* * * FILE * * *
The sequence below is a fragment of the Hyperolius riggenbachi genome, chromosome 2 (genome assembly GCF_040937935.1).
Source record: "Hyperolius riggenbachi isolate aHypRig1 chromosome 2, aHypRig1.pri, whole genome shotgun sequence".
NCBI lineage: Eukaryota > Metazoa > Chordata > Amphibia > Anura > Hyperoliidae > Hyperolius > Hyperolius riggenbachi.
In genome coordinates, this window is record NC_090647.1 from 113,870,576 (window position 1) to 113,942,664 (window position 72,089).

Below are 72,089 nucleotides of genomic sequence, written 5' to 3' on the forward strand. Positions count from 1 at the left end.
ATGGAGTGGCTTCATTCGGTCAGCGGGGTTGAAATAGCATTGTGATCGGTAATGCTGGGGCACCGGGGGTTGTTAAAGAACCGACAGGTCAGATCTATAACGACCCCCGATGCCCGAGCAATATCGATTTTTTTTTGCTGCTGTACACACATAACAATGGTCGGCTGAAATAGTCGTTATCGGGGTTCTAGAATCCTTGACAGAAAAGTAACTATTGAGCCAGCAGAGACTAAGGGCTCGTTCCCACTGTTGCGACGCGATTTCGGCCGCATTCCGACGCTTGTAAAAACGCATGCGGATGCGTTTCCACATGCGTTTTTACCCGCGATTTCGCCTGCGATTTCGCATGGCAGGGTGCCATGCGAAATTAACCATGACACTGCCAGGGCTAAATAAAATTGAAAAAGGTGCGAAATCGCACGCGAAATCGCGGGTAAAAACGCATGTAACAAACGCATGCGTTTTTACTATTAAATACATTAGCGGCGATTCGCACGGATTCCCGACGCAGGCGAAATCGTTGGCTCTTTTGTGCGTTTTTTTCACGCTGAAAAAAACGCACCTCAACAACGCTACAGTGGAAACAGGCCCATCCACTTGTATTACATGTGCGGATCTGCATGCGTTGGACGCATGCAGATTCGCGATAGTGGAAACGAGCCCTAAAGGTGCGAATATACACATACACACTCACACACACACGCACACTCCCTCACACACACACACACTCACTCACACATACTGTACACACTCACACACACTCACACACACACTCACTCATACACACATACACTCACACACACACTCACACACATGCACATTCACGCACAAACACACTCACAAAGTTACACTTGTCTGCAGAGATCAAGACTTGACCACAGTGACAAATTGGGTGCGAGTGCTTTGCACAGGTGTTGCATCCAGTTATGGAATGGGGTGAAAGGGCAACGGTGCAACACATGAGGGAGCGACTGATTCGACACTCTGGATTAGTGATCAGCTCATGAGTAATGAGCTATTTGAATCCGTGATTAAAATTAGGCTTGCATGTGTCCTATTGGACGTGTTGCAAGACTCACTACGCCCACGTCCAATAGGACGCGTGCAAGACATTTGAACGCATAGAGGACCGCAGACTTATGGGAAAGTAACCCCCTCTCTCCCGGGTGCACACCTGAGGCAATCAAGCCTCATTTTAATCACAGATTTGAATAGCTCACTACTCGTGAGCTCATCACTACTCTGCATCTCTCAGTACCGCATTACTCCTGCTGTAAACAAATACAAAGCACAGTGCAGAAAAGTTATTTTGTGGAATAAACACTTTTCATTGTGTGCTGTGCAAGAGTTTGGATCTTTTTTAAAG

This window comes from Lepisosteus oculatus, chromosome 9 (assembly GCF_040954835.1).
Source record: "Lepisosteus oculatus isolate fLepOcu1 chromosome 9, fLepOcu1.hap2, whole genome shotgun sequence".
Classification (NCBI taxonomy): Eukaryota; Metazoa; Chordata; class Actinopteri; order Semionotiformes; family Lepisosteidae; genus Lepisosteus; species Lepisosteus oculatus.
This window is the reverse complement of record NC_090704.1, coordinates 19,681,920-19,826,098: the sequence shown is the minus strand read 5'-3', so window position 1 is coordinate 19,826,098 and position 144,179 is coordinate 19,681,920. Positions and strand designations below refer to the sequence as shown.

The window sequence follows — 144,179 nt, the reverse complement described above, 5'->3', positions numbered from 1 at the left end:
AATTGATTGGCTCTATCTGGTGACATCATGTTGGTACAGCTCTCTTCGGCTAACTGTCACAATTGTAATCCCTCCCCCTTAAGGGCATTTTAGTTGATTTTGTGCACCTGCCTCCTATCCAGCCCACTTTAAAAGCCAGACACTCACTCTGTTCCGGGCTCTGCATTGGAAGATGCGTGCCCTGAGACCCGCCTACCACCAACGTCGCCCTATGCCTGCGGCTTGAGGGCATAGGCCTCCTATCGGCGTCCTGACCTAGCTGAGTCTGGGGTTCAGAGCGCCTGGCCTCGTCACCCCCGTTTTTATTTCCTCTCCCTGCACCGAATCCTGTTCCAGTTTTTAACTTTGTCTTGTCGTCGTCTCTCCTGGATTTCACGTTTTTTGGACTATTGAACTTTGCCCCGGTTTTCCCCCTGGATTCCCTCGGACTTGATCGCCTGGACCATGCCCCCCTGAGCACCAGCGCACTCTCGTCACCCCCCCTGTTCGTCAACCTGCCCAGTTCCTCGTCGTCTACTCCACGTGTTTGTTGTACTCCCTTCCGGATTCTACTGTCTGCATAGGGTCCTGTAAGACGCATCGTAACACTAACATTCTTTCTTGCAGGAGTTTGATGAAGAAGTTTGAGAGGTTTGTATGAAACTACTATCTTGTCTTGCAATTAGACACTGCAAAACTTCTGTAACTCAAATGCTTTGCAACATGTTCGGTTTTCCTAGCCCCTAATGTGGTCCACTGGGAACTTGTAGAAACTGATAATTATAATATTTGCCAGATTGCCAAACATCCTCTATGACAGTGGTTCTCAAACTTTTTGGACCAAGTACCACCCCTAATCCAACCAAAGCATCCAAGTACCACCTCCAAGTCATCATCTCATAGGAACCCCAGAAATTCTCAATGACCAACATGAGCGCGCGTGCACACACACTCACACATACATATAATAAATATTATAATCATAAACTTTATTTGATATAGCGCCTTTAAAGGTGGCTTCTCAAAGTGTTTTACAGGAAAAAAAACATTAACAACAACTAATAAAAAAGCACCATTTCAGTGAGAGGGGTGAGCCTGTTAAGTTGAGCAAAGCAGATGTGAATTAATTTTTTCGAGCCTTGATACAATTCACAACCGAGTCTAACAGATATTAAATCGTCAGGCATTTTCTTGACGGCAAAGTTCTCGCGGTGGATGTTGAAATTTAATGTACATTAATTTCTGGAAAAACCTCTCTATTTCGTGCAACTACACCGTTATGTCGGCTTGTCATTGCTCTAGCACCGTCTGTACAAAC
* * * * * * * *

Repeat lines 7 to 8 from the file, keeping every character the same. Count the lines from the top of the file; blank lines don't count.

This window comes from Lepisosteus oculatus, chromosome 9 (assembly GCF_040954835.1).
Source record: "Lepisosteus oculatus isolate fLepOcu1 chromosome 9, fLepOcu1.hap2, whole genome shotgun sequence".